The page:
Though the stock market provides few guarantees, one investing strategy that offers a high degree of success is buying dividend stocks.
According to a report from J.P. Morgan Asset Management that was released in 2013, companies that initiated and grew their payouts between 1972 and 2012 averaged an annual return of 9.5%. Comparatively, non-dividend-paying stocks scraped and clawed their way to a meager annual average return of 1.6% over the same time frame. This disparity shouldn't come as a surprise, given that dividend stocks are often profitable and have time-tested operating models.
As we move into the warm summer days of August, the following four dividend stocks stand out as particularly attractive and can confidently be bought hand over fist by income-seeking investors.
AGNC Investment Corp.: 9.1% yield
In terms of ultra-high-yield dividend stocks, mortgage real estate investment trust (REIT) AGNC Investment Corp. (AGNC 1.45%) is bound to turn heads. It's not often you'll find a company that pays a sustainable 9.1% yield and has averaged a greater than 10% yield for 11 of the past 12 years.
AGNC's mortgage REIT model is pretty simple to wrap your hands around. It borrows money at lower short-term lending rates and uses that capital to acquire assets, such as mortgage-backed securities, which pay a higher long-term yield.
Subtract the short-term borrowing rate from the average long-term yield and you have AGNC's net interest margin. The wider this margin, the more profit AGNC has the potential to generate.
It should be noted that mortgage REITs tend to be highly interest-rate sensitive. When the yield curve is flattening, or if the Federal Reserve is making large changes to its federal funds target rate, mortgage REITs perform poorly. Conversely, when the yield curve is steepening and the nation's central bank is making slow, calculated moves on the interest-rate front, companies like AGNC can thrive. We're currently in the latter scenario, which is common during the early stages of an economic recovery.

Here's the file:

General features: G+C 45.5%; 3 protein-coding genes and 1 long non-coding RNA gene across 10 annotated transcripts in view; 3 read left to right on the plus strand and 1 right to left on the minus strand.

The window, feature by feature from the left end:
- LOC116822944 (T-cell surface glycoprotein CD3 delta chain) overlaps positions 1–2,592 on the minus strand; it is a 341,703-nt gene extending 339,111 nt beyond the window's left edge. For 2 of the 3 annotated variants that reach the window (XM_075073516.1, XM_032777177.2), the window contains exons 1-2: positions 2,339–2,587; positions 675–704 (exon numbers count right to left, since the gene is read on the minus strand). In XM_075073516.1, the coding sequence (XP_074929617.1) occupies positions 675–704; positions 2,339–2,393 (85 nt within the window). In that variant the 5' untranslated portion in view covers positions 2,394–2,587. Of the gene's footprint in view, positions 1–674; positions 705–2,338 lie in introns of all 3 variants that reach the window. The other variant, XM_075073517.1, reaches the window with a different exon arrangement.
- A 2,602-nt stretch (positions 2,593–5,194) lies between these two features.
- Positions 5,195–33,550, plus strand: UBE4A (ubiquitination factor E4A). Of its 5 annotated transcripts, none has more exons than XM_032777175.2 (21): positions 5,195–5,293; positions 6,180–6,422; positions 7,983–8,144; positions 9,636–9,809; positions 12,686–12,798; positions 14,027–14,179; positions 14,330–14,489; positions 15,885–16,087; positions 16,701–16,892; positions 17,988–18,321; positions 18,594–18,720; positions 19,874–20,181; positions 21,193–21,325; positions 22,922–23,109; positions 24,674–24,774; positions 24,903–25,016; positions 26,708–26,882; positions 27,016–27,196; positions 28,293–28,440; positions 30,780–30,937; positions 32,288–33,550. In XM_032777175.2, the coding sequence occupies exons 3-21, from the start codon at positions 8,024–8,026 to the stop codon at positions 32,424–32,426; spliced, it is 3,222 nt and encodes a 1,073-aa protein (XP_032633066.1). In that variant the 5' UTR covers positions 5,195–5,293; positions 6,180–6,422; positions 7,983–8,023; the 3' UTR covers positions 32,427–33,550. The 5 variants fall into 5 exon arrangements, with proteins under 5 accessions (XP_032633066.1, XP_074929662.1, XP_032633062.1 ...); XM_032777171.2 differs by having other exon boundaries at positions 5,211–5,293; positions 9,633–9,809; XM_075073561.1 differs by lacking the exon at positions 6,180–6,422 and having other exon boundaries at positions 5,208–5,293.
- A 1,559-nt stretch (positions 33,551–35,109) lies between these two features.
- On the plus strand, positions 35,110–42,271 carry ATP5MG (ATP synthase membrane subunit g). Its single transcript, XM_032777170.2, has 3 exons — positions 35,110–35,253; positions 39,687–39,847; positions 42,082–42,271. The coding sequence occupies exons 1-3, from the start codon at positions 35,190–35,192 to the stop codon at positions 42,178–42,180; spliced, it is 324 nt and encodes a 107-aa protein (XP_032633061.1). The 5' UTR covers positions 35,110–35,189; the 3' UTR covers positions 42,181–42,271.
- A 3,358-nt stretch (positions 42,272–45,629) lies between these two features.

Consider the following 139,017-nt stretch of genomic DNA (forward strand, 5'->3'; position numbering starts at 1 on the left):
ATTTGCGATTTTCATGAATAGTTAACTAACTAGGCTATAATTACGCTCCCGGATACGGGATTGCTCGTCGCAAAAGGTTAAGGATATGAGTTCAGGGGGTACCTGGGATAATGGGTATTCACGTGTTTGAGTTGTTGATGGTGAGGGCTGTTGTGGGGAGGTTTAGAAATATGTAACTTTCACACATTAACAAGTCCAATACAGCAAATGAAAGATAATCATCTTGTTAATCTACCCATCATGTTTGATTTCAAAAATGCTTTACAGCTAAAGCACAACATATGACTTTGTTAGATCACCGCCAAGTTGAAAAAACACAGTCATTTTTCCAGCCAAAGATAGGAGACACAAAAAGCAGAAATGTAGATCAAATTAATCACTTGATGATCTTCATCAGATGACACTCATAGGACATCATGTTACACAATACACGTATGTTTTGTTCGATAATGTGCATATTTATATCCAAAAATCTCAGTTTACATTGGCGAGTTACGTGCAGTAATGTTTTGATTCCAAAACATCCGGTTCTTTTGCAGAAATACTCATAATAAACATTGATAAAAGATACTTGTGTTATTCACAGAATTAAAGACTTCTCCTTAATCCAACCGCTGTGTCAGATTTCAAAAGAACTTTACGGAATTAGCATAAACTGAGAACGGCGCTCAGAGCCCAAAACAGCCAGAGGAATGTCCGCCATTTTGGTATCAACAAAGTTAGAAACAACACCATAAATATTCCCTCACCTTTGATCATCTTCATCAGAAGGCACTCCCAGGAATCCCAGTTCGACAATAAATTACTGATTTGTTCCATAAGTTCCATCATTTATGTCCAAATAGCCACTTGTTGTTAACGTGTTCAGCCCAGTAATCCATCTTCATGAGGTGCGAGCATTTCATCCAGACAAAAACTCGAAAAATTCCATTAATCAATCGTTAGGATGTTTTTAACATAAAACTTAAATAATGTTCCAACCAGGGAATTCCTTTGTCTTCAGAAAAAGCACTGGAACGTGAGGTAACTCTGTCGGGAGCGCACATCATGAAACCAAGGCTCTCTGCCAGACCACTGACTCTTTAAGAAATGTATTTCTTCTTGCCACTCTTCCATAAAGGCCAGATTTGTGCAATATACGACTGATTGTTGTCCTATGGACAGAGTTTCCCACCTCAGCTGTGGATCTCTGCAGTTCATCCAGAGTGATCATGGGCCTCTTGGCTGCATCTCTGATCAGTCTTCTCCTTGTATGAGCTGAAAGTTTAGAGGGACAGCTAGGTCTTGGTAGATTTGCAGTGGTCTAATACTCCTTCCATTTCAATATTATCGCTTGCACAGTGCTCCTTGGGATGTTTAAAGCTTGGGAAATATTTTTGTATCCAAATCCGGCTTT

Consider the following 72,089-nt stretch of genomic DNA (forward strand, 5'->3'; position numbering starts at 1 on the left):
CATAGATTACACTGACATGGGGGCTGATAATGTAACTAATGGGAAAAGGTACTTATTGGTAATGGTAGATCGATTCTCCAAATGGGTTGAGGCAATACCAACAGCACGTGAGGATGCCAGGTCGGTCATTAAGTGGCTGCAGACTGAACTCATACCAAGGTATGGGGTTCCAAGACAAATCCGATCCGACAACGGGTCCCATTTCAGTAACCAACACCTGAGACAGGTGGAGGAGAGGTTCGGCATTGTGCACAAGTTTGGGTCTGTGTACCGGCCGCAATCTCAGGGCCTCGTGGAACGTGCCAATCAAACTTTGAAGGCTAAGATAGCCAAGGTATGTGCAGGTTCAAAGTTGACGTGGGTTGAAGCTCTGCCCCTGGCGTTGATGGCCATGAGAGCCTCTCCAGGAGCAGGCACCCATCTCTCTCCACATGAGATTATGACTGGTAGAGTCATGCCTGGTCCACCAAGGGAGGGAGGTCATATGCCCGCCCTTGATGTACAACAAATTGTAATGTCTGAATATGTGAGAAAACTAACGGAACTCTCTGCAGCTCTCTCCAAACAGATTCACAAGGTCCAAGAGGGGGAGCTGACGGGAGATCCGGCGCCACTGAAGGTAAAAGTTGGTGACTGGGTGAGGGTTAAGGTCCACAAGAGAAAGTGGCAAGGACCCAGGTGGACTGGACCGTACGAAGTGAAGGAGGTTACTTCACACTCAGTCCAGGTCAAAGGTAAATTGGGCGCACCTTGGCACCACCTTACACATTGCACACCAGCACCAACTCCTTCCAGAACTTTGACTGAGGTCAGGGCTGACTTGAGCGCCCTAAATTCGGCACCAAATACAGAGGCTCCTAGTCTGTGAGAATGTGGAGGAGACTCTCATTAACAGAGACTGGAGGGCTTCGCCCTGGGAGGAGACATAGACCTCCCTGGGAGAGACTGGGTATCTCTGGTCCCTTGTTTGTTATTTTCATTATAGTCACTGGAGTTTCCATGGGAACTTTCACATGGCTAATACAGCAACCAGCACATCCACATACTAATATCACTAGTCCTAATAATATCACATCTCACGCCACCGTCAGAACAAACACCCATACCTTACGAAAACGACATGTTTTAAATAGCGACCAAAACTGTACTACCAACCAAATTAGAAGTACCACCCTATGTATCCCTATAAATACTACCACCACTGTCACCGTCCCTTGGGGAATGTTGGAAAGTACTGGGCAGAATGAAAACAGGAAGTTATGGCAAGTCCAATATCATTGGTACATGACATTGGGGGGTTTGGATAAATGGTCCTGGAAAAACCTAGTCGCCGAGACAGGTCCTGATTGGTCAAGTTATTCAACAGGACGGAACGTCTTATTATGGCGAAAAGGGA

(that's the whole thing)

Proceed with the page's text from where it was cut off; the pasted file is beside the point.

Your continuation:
The added bonus for AGNC Investment, aside from its monthly dividend payout, is that its portfolio is packed with agency securities. These are assets protected from default by the federal government. Thus, buying agency assets allows AGNC to safely use leverage to its advantage.
U.S. Bancorp: 3.3% yield
Speaking of interest-rate sensitivity, another dividend stock that can be bought hand over fist in August is regional banking-giant U.S. Bancorp (USB 1.44%).
To again keep things simple, bank stocks are cyclical and perform their best when the economy is growing. Since the U.S. economy spends a disproportionate amount of time expanding, relative to contracting, bank stocks are bound to benefit from increased loan and deposit activity over the long run. In other words, as this economic recovery gains steam, stronger growth and eventually higher interest rates will help drive profits higher for major players like U.S. Bancorp.
What really differentiates U.S. Bancorp from the seemingly hundreds of banks investors can choose from is its historically superior return on assets (ROA). Whereas most banks target a 1% ROA, U.S. Bancorp has seemingly managed a 1.6% ROA in its sleep. The company's secret sauce is its digitization efforts.
In the May-ended quarter, 80% of the company's transactions, including over 60% of total sales, were conducted digitally (online or via mobile app). That compares to 67% of all transactions completed digitally in the comparable quarter two-years prior. Since online and mobile transactions cost a fraction of what phone and branch transactions run, this shift has allowed U.S. Bancorp to consolidate some of its branches in order to reduce its noninterest expenses.